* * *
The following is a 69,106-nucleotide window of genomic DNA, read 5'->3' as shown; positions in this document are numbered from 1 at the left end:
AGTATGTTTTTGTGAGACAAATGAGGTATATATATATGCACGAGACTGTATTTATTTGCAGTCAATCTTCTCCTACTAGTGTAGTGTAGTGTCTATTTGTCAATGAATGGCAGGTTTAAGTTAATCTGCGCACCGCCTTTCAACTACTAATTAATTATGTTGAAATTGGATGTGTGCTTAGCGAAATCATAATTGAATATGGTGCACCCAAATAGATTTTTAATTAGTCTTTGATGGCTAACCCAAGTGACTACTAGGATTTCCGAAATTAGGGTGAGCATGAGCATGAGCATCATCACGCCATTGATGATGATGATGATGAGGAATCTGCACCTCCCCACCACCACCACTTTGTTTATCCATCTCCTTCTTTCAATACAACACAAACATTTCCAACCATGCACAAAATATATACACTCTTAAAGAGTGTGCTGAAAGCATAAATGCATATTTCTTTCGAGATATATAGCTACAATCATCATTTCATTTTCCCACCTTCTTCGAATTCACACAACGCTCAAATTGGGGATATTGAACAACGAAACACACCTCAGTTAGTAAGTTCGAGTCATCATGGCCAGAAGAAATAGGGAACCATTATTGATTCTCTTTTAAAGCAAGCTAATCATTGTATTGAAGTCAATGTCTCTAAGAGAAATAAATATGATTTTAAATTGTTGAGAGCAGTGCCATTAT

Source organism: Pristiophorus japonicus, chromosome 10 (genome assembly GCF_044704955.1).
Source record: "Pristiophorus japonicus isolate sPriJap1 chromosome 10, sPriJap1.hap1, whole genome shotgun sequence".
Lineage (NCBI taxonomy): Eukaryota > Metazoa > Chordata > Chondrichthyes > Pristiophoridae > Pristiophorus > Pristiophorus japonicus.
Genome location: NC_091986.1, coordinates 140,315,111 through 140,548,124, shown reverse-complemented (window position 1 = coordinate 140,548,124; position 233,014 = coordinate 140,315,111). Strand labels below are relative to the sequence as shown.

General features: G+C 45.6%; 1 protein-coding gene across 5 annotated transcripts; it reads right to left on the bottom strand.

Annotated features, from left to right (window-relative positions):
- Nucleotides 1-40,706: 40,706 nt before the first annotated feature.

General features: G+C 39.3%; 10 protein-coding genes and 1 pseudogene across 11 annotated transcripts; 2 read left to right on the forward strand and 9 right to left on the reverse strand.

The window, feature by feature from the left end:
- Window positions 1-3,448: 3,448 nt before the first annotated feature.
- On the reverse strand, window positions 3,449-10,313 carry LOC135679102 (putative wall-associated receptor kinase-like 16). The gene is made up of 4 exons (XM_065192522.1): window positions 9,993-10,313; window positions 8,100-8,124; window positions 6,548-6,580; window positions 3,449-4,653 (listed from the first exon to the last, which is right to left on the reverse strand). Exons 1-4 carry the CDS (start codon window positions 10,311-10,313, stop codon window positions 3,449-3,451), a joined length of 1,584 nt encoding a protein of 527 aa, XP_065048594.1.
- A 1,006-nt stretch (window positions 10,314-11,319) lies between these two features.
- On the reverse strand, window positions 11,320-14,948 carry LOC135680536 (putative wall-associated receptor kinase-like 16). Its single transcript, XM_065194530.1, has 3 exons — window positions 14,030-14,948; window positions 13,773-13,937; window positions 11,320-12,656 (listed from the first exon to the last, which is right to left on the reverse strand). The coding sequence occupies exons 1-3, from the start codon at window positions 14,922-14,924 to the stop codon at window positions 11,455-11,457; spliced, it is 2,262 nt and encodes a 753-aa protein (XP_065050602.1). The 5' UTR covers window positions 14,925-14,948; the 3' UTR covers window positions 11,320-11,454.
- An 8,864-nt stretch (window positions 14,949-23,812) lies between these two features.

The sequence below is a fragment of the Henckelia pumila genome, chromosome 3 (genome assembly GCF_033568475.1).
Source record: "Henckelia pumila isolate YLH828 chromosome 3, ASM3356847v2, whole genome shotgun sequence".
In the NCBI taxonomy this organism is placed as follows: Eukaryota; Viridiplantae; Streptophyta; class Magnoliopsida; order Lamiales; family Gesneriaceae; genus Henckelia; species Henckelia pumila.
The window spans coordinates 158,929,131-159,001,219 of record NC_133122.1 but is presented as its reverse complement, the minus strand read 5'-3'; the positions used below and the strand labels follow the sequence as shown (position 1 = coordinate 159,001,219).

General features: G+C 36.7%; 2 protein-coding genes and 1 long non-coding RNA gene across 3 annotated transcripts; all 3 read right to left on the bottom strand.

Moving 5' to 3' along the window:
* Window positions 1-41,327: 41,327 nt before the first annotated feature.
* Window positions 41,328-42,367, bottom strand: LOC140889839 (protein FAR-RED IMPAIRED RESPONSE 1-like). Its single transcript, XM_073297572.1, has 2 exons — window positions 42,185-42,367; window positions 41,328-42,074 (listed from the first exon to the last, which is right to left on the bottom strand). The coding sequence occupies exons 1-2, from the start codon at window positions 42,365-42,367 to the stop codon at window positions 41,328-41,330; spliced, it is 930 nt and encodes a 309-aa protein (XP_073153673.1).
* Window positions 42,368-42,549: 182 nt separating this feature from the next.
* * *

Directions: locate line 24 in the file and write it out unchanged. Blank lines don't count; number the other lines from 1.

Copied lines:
* Window positions 41,328-42,367, bottom strand: LOC140889839 (protein FAR-RED IMPAIRED RESPONSE 1-like). Its single transcript, XM_073297572.1, has 2 exons — window positions 42,185-42,367; window positions 41,328-42,074 (listed from the first exon to the last, which is right to left on the bottom strand). The coding sequence occupies exons 1-2, from the start codon at window positions 42,365-42,367 to the stop codon at window positions 41,328-41,330; spliced, it is 930 nt and encodes a 309-aa protein (XP_073153673.1).